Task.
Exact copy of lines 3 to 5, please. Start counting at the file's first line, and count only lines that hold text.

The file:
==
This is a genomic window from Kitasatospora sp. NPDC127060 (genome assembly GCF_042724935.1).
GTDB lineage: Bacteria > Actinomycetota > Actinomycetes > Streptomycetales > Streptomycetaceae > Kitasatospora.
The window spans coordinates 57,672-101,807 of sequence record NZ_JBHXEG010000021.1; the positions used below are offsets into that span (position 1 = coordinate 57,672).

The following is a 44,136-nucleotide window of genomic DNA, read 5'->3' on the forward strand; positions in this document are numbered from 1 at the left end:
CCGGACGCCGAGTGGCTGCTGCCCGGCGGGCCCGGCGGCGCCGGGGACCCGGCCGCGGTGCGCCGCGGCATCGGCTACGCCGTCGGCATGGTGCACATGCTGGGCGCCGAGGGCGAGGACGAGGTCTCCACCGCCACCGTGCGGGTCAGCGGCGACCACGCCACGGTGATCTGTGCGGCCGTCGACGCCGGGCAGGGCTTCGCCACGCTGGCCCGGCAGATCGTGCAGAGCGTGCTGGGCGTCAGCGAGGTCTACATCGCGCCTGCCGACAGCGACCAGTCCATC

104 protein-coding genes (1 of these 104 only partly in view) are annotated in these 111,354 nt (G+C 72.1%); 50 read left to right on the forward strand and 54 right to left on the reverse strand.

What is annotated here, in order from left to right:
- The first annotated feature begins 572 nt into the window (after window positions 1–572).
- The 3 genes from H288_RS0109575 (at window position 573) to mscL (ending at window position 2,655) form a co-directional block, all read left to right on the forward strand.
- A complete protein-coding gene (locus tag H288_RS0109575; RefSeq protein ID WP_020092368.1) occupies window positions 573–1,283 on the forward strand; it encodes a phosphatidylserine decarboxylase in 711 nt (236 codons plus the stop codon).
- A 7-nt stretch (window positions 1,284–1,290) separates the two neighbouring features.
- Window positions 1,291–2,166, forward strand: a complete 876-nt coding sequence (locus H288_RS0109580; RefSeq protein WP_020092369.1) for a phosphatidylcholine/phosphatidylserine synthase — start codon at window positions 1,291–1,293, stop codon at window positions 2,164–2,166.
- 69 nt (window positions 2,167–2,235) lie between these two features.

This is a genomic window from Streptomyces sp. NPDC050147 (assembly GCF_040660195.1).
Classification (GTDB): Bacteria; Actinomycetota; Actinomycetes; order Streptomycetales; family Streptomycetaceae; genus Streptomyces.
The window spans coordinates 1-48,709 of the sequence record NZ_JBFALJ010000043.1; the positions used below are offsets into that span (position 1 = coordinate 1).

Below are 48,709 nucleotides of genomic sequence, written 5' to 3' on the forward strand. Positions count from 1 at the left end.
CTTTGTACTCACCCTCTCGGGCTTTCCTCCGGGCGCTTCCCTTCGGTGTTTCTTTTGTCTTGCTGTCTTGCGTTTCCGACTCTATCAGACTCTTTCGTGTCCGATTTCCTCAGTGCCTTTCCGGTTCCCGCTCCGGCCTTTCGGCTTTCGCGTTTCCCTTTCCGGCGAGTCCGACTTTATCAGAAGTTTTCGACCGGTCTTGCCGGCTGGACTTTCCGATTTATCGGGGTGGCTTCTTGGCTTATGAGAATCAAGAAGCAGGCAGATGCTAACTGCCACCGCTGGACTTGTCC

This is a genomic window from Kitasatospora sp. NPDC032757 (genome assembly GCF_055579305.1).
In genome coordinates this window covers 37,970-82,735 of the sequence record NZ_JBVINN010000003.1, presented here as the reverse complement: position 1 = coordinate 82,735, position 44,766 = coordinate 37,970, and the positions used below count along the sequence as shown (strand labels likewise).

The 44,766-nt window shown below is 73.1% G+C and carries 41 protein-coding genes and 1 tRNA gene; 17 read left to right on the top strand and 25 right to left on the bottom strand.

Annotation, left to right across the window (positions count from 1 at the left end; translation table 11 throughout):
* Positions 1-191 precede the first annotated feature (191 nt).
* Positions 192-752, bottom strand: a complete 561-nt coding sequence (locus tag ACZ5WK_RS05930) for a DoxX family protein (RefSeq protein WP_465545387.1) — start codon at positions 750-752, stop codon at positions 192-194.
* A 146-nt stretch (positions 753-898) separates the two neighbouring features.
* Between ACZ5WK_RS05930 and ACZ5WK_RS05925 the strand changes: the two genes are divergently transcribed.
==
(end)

The window spans coordinates 57,672-101,807 of sequence record NZ_JBHXEG010000021.1; the positions used below are offsets into that span (position 1 = coordinate 57,672).

The following is a 44,136-nucleotide window of genomic DNA, read 5'->3' on the forward strand; positions in this document are numbered from 1 at the left end:
CCGGACGCCGAGTGGCTGCTGCCCGGCGGGCCCGGCGGCGCCGGGGACCCGGCCGCGGTGCGCCGCGGCATCGGCTACGCCGTCGGCATGGTGCACATGCTGGGCGCCGAGGGCGAGGACGAGGTCTCCACCGCCACCGTGCGGGTCAGCGGCGACCACGCCACGGTGATCTGTGCGGCCGTCGACGCCGGGCAGGGCTTCGCCACGCTGGCCCGGCAGATCGTGCAGAGCGTGCTGGGCGTCAGCGAGGTCTACATCGCGCCTGCCGACAGCGACCAGTCCATC